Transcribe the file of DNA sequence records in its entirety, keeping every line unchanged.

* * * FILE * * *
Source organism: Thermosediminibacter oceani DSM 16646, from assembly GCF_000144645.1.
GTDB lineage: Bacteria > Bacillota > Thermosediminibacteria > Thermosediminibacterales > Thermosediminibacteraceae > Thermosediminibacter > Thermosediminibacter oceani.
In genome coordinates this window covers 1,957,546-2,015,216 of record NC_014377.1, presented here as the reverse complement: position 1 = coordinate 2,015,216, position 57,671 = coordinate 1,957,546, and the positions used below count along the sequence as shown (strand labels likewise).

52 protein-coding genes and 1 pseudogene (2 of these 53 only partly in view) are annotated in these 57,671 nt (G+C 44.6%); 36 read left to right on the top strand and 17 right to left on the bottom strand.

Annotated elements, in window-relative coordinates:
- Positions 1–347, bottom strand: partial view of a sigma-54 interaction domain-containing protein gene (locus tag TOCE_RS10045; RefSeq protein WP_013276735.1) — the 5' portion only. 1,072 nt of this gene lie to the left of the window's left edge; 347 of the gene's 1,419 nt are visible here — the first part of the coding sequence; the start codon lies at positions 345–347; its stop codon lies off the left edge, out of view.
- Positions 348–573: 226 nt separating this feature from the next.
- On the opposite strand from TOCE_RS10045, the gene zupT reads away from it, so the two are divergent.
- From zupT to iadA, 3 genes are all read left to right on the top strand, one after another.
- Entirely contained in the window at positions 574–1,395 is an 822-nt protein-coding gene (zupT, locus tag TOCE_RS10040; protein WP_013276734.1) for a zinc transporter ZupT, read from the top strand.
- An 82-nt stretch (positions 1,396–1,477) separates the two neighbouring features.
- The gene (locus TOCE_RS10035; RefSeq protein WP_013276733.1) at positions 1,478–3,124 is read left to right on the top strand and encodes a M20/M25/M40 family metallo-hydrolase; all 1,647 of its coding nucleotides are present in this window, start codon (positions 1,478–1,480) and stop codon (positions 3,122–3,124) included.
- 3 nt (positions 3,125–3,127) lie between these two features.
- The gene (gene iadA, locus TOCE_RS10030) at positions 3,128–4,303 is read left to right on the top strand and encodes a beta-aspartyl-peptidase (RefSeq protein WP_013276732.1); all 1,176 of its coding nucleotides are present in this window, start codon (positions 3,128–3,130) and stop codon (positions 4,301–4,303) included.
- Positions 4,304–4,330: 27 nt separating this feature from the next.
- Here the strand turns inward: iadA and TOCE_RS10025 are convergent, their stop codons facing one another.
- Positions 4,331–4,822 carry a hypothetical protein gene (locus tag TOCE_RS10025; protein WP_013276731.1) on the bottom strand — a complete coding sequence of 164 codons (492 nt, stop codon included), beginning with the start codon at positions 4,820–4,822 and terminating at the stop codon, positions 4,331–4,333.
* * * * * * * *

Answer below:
Source organism: Thermosediminibacter oceani DSM 16646, from assembly GCF_000144645.1.
GTDB lineage: Bacteria > Bacillota > Thermosediminibacteria > Thermosediminibacterales > Thermosediminibacteraceae > Thermosediminibacter > Thermosediminibacter oceani.
In genome coordinates this window covers 1,957,546-2,015,216 of record NC_014377.1, presented here as the reverse complement: position 1 = coordinate 2,015,216, position 57,671 = coordinate 1,957,546, and the positions used below count along the sequence as shown (strand labels likewise).

52 protein-coding genes and 1 pseudogene (2 of these 53 only partly in view) are annotated in these 57,671 nt (G+C 44.6%); 36 read left to right on the top strand and 17 right to left on the bottom strand.

Annotated elements, in window-relative coordinates:
- Positions 1–347, bottom strand: partial view of a sigma-54 interaction domain-containing protein gene (locus tag TOCE_RS10045; RefSeq protein WP_013276735.1) — the 5' portion only. 1,072 nt of this gene lie to the left of the window's left edge; 347 of the gene's 1,419 nt are visible here — the first part of the coding sequence; the start codon lies at positions 345–347; its stop codon lies off the left edge, out of view.
- Positions 348–573: 226 nt separating this feature from the next.
- On the opposite strand from TOCE_RS10045, the gene zupT reads away from it, so the two are divergent.
- From zupT to iadA, 3 genes are all read left to right on the top strand, one after another.
- Entirely contained in the window at positions 574–1,395 is an 822-nt protein-coding gene (zupT, locus tag TOCE_RS10040; protein WP_013276734.1) for a zinc transporter ZupT, read from the top strand.
- An 82-nt stretch (positions 1,396–1,477) separates the two neighbouring features.
- The gene (locus TOCE_RS10035; RefSeq protein WP_013276733.1) at positions 1,478–3,124 is read left to right on the top strand and encodes a M20/M25/M40 family metallo-hydrolase; all 1,647 of its coding nucleotides are present in this window, start codon (positions 1,478–1,480) and stop codon (positions 3,122–3,124) included.
- 3 nt (positions 3,125–3,127) lie between these two features.
- The gene (gene iadA, locus TOCE_RS10030) at positions 3,128–4,303 is read left to right on the top strand and encodes a beta-aspartyl-peptidase (RefSeq protein WP_013276732.1); all 1,176 of its coding nucleotides are present in this window, start codon (positions 3,128–3,130) and stop codon (positions 4,301–4,303) included.
- Positions 4,304–4,330: 27 nt separating this feature from the next.
- Here the strand turns inward: iadA and TOCE_RS10025 are convergent, their stop codons facing one another.
- Positions 4,331–4,822 carry a hypothetical protein gene (locus tag TOCE_RS10025; protein WP_013276731.1) on the bottom strand — a complete coding sequence of 164 codons (492 nt, stop codon included), beginning with the start codon at positions 4,820–4,822 and terminating at the stop codon, positions 4,331–4,333.